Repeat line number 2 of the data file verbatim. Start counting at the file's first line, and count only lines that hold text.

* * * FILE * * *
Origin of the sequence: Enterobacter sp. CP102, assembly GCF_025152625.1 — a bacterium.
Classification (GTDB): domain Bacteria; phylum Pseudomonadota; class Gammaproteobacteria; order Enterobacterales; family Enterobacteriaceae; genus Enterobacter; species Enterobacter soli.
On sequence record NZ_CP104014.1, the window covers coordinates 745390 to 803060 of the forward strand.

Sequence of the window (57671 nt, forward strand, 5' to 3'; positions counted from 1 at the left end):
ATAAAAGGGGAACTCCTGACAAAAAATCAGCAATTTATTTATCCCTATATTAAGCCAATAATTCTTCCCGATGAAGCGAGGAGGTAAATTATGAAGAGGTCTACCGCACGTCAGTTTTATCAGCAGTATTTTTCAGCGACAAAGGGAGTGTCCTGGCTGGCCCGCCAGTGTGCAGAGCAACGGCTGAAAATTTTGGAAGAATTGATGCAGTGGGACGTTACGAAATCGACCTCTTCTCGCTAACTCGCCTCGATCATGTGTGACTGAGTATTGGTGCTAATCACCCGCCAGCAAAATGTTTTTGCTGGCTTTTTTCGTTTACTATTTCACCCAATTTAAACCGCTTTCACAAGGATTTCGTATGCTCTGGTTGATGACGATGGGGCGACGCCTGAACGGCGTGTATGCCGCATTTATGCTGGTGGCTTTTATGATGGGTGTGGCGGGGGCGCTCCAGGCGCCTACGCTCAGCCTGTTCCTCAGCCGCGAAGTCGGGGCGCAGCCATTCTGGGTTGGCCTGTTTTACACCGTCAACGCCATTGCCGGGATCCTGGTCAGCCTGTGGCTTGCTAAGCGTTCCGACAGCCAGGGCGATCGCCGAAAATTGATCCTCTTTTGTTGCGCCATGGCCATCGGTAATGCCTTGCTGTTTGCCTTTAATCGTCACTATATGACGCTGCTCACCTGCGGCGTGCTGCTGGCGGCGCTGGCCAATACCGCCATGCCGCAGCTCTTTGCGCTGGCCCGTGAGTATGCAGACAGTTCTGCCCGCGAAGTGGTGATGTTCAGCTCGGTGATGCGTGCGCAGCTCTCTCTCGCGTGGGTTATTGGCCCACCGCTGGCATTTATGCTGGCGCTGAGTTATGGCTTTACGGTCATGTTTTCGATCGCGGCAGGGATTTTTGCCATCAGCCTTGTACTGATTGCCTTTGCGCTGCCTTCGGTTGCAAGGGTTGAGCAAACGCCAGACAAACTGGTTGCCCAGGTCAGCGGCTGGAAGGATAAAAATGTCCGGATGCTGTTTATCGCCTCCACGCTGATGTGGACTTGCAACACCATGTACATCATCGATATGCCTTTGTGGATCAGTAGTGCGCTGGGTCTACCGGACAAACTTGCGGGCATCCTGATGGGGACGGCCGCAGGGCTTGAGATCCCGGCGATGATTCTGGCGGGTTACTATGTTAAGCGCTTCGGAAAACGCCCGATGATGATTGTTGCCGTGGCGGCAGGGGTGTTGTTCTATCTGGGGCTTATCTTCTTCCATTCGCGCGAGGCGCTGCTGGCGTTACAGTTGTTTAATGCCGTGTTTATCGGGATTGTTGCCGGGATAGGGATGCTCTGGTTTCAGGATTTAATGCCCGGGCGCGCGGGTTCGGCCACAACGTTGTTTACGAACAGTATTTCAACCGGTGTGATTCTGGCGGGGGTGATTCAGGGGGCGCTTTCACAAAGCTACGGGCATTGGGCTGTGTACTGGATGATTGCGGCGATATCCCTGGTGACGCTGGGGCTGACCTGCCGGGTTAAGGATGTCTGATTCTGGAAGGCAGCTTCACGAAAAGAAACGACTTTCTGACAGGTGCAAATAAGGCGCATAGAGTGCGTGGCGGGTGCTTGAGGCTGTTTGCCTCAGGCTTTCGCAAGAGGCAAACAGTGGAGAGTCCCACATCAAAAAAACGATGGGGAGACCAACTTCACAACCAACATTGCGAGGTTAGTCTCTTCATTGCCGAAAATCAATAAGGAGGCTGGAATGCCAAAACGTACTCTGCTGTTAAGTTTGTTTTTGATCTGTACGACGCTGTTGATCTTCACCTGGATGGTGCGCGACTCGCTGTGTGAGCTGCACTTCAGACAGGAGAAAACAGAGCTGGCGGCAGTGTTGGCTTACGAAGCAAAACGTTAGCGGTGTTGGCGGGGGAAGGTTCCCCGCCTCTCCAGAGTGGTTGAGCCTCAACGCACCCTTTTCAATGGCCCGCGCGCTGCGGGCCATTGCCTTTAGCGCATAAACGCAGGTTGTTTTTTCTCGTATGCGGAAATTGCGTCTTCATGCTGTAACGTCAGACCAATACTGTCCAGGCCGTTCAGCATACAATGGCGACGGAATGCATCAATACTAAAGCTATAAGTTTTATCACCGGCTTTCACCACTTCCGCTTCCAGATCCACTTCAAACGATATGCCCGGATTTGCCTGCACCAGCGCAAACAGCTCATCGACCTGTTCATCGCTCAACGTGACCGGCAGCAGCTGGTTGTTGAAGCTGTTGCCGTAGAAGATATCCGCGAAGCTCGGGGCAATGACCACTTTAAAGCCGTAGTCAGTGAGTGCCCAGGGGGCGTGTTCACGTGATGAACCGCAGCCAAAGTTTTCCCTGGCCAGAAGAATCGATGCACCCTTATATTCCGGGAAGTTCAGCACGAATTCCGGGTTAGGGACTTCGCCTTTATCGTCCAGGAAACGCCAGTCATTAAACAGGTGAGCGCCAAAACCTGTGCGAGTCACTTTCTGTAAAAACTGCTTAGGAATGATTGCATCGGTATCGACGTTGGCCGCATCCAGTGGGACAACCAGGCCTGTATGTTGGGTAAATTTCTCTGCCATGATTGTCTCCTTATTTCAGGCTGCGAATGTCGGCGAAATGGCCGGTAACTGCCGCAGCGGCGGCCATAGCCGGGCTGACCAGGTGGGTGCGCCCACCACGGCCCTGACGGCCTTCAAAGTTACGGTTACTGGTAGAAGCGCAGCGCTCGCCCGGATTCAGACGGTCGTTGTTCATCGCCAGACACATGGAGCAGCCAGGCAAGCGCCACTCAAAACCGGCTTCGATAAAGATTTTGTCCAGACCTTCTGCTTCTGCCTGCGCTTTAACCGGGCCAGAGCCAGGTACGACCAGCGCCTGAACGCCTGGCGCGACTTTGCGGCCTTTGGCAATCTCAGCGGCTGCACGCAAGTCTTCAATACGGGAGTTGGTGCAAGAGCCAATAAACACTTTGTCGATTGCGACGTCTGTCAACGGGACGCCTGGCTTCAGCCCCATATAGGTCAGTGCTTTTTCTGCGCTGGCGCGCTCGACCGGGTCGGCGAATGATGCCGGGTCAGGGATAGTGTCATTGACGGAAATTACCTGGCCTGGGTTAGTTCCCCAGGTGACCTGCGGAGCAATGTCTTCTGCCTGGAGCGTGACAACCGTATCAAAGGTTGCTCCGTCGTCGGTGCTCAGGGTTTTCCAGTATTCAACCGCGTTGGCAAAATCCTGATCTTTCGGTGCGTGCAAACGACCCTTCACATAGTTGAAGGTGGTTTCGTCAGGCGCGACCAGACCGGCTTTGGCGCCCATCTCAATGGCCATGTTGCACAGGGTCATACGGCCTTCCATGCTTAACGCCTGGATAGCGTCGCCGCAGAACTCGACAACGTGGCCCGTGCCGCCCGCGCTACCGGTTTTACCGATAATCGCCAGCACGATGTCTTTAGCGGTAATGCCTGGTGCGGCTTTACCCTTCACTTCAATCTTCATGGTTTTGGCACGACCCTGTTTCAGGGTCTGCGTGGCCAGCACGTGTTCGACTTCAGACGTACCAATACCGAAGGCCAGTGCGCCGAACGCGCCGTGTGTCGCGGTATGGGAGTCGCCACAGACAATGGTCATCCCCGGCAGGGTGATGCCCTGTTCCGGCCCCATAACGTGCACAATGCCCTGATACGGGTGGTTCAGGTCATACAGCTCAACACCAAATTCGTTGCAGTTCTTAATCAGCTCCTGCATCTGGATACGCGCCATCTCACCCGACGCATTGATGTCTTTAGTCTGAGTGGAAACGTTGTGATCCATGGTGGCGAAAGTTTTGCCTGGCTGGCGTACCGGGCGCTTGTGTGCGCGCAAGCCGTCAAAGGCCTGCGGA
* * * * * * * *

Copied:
Classification (GTDB): domain Bacteria; phylum Pseudomonadota; class Gammaproteobacteria; order Enterobacterales; family Enterobacteriaceae; genus Enterobacter; species Enterobacter soli.